A Safari Dream Destination
by Larry and Judi Fenson
Botswana always gets top ratings among the 10 or so countries in Africa known for wildlife viewing. A number of factors contribute to Botswana's high rank as a safari destination. Most important is the presence of the Okavango Delta, a vast and pristine watery expanse of rivers, flood plains and islands.
The Delta is located, oddly enough, in the middle of the Kalahari Desert. But water flowing from the highlands of Angola some 900 miles away arrives each year in June-July, at the beginning of the dry season, annually restoring these life-sustaining wetlands. The watery environment acts as a magnet to Kalahari wildlife, making the Okavango one of the richest game-viewing destinations in the world.
Another positive for Botswana is the remoteness of the lodges. Most are situated in or adjacent to game parks reachable only by light aircraft. Your lodging puts you in such close proximity to wildlife that, at most camps, staff escorts are required between your quarters and the main lodge area after dark. At two of our 3 lodges, we could hear hippos at night no more than 10 feet from our tents. At one camp, two elephants made themselves at home one night, doing a bit of damage. It was quite interesting to observe and a bit scary. At our Kalahari lodge, two male lions were fighting on the grounds early in the morning the day before we arrived. That would have been something to see. We heard the eerie yipping of jackals at that lodge late evenings and early mornings.
Sango Safari Camp
One day we learned that two male lions had been spotted with a giraffe kill. We weren't enthusiastic about seeing the dead giraffe but we did want to see some lions in Botswana. So off we went. Even at some distance away, we saw a sizable group of vultures circling overhead. When we reached the spot, one of the lions was prostate next to the giraffe, so stuffed he seemed hardly able to move. We approached in our vehicle to no more than 10 or 12 feet away. It is not often you can get that close to a lion.
We had more good luck on another day when our guide Joel received word that two leopard cubs had been spotted. We moved in and were excited to get very good views of the two cubs playing. Joel estimated that they were about 9 months old, already pretty large - and gorgeous!
At each of the lodges, excursions take place early in the morning from about 7 am to 10:30 or 11:00 and then again in the late afternoon from about 3:30 to 6:30.These are the best times to see animals and birds and it is also coolest during these hours. Other than lunch and then tea around 3:00, you have free time during the mid-day hours. The lodges always have comfortable lounge areas and a nice range of nature books and field guides. Coffee and tea and soft drinks are typically available at all times. Many lodges have decks or viewing platforms and some have watering holes which are great for watching the interplay as animals cautiously approach and retreat.
We had an unexpected adventure our last night at Oddballs when two elephants made themselves at home in our camp around 3:00 am. They were after palm nuts. It happened that a tall palm across from our tent was loaded with them.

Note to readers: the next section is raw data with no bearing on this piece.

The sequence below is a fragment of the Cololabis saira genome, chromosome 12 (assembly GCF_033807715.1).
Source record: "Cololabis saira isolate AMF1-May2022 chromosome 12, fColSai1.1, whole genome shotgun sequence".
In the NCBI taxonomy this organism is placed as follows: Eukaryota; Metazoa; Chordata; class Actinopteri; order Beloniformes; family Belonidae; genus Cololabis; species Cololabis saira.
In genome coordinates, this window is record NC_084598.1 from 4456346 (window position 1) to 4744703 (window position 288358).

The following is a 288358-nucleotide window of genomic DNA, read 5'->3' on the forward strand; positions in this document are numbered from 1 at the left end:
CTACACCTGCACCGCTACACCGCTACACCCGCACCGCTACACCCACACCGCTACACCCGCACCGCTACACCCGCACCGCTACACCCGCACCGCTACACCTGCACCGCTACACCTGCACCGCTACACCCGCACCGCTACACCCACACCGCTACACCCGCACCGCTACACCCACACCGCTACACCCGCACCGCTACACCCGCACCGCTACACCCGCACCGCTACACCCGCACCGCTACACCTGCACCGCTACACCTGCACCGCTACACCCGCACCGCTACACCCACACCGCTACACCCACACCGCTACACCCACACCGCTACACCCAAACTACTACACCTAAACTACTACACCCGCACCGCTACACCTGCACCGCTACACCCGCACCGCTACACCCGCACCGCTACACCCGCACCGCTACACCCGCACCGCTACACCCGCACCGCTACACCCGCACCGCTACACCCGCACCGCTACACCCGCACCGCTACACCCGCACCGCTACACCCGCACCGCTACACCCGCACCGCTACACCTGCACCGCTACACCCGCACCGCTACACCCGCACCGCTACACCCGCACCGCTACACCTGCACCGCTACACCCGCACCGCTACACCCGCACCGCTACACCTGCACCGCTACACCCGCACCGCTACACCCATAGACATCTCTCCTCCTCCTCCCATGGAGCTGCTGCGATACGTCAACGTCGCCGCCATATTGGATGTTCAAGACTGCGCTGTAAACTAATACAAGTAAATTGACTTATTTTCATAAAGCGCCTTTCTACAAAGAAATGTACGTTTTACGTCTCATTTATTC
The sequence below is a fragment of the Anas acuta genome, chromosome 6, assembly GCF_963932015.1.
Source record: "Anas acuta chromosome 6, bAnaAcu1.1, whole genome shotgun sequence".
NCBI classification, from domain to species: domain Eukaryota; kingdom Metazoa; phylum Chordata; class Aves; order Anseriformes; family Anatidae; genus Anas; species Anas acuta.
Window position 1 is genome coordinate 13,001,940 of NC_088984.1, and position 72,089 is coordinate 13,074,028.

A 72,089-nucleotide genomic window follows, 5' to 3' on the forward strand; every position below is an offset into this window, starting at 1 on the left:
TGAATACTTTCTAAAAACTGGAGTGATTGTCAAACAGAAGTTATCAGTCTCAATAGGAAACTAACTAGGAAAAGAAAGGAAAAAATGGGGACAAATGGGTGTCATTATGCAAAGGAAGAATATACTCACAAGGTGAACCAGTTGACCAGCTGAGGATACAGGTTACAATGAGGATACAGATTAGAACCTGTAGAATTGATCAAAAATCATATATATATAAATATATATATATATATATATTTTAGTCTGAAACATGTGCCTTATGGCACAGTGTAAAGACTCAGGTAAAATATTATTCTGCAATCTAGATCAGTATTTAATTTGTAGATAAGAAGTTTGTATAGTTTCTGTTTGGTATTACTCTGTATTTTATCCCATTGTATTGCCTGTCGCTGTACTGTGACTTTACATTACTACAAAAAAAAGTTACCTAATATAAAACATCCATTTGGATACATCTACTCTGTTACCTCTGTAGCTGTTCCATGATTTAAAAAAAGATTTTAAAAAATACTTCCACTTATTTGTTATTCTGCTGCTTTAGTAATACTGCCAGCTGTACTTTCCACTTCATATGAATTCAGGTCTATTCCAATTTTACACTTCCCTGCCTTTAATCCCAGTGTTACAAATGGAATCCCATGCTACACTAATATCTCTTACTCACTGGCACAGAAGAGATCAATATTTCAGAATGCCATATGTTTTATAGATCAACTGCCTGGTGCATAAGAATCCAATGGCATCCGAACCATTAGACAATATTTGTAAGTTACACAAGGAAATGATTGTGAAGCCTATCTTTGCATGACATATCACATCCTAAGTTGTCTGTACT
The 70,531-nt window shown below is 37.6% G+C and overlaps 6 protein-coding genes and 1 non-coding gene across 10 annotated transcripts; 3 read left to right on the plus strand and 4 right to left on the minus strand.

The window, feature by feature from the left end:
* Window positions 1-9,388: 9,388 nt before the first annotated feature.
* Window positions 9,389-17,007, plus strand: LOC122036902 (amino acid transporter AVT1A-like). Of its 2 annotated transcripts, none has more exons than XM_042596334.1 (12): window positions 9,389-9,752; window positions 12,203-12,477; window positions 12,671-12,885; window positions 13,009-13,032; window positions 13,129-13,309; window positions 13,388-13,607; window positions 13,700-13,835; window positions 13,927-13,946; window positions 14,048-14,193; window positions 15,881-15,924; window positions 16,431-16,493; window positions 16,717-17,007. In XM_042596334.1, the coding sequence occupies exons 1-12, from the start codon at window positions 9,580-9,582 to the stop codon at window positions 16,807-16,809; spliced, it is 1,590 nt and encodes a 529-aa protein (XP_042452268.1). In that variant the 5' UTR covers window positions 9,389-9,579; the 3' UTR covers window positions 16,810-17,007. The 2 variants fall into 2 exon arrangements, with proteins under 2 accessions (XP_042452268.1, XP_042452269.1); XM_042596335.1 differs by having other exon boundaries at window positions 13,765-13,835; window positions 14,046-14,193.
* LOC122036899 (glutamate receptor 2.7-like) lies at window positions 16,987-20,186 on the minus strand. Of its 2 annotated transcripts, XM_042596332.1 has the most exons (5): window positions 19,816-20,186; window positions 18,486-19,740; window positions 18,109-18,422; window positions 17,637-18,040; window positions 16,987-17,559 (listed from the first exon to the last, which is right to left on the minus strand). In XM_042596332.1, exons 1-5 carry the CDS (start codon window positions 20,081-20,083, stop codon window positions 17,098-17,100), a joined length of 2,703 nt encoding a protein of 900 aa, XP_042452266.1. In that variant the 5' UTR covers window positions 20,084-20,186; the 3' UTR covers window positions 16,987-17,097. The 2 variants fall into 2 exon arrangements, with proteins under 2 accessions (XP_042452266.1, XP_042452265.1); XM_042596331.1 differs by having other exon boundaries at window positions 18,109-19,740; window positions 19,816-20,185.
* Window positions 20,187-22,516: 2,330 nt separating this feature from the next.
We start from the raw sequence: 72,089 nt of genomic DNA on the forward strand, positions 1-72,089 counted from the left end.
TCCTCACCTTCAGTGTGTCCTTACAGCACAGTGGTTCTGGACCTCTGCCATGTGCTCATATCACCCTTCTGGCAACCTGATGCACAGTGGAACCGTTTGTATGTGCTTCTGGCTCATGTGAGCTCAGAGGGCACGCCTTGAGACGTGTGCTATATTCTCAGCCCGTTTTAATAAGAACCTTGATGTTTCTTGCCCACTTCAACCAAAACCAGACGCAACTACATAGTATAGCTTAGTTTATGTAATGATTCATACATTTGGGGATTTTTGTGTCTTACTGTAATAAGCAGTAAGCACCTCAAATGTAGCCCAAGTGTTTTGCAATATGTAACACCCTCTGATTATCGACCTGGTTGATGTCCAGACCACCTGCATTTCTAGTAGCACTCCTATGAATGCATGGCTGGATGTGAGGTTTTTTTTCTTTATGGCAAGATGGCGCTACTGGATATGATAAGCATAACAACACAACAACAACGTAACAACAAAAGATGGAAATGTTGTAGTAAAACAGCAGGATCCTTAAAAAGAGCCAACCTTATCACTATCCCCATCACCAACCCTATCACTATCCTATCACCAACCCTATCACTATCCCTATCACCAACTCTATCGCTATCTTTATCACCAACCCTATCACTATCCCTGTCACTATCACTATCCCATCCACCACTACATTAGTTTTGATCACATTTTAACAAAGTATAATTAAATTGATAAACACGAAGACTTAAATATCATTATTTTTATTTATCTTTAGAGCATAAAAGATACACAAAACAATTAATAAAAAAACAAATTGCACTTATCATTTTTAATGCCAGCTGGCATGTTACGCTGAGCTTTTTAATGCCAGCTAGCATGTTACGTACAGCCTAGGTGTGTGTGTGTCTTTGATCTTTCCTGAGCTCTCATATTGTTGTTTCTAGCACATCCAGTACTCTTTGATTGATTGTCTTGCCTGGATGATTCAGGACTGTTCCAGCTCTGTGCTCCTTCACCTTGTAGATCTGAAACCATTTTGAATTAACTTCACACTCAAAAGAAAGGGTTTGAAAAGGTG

When our visitor shook the palm vigorously, the large pods came tumbling down on top of the wooden cover over the tent (now we know why the covers are there). This event made a huge clatter, waking almost everyone in camp. Judi shot up in bed saying "ellies!" After a while, this elephant ambled across the path to our friends' tent adjacent to ours to munch on a jackleberry busy and was virtually eyeball to eyeball with them peering out through their mesh window. But not to worry, Mr. Elephant strolled back toward the lounge after a while and then across the walkway that leads to the airstrip, crunching a few boards and rails before paying a visit to Delta Camp about 20 minutes away.
Kalahari Desert Camp
This lodge also had a watering
hole and we were able to sit in the comfortable lounge (or on our porch)
and watch a variety of animals come in for a drink. Wildebeests and
kudus were especially timid, sometimes staring ahead from a considerable
distance for up to an hour before coming in. And, as often as not, they
would withdraw without ever making it as far as the water. Wart hogs
did not seem nearly as timid. They would approach, jump in and roll
around in the mud.
Another great thing about Botswana is the small scale of the camps and the personalized service. It's hard to beat. Our trip was also made more interesting by its variety. Sango Lodge is in an area of the Delta with a lot of dry land, making it possible to travel by vehicle while still seeing animals that depend on good availability of water - like hippos and elephants. Oddballs, on the other hand, is in a more watery area explored only by boat. The water also sustains a large and diverse bird population. The scenic Kalahari Desert region south of the Okavango offers quite a different look while still supporting a rich diversity of animal and bird life.
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